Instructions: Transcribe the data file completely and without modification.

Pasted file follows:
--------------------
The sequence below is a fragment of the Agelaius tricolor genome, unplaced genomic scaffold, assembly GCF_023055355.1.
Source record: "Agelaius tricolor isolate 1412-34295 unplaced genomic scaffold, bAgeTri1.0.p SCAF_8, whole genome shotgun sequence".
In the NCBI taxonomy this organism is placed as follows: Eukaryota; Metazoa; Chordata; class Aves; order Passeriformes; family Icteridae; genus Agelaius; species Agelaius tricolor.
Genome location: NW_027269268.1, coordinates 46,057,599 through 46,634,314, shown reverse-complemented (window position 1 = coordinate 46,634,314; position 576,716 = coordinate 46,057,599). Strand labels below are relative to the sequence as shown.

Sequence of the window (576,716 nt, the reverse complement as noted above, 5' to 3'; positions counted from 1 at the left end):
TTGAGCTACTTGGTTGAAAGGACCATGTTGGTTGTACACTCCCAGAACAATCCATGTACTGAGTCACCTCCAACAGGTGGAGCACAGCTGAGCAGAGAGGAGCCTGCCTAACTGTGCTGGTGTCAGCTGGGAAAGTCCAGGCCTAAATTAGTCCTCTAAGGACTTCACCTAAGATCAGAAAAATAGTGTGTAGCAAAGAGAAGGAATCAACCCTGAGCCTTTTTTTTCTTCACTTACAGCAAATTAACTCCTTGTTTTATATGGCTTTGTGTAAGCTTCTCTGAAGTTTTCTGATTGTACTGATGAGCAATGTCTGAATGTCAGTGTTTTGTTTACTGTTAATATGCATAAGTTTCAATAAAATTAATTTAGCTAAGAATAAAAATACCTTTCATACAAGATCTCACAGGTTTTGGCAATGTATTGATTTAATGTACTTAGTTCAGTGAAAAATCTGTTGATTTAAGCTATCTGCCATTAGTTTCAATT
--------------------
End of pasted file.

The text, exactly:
The sequence below is a fragment of the Agelaius tricolor genome, unplaced genomic scaffold, assembly GCF_023055355.1.
Source record: "Agelaius tricolor isolate 1412-34295 unplaced genomic scaffold, bAgeTri1.0.p SCAF_8, whole genome shotgun sequence".
In the NCBI taxonomy this organism is placed as follows: Eukaryota; Metazoa; Chordata; class Aves; order Passeriformes; family Icteridae; genus Agelaius; species Agelaius tricolor.
Genome location: NW_027269268.1, coordinates 46,057,599 through 46,634,314, shown reverse-complemented (window position 1 = coordinate 46,634,314; position 576,716 = coordinate 46,057,599). Strand labels below are relative to the sequence as shown.

Sequence of the window (576,716 nt, the reverse complement as noted above, 5' to 3'; positions counted from 1 at the left end):
TTGAGCTACTTGGTTGAAAGGACCATGTTGGTTGTACACTCCCAGAACAATCCATGTACTGAGTCACCTCCAACAGGTGGAGCACAGCTGAGCAGAGAGGAGCCTGCCTAACTGTGCTGGTGTCAGCTGGGAAAGTCCAGGCCTAAATTAGTCCTCTAAGGACTTCACCTAAGATCAGAAAAATAGTGTGTAGCAAAGAGAAGGAATCAACCCTGAGCCTTTTTTTTCTTCACTTACAGCAAATTAACTCCTTGTTTTATATGGCTTTGTGTAAGCTTCTCTGAAGTTTTCTGATTGTACTGATGAGCAATGTCTGAATGTCAGTGTTTTGTTTACTGTTAATATGCATAAGTTTCAATAAAATTAATTTAGCTAAGAATAAAAATACCTTTCATACAAGATCTCACAGGTTTTGGCAATGTATTGATTTAATGTACTTAGTTCAGTGAAAAATCTGTTGATTTAAGCTATCTGCCATTAGTTTCAATT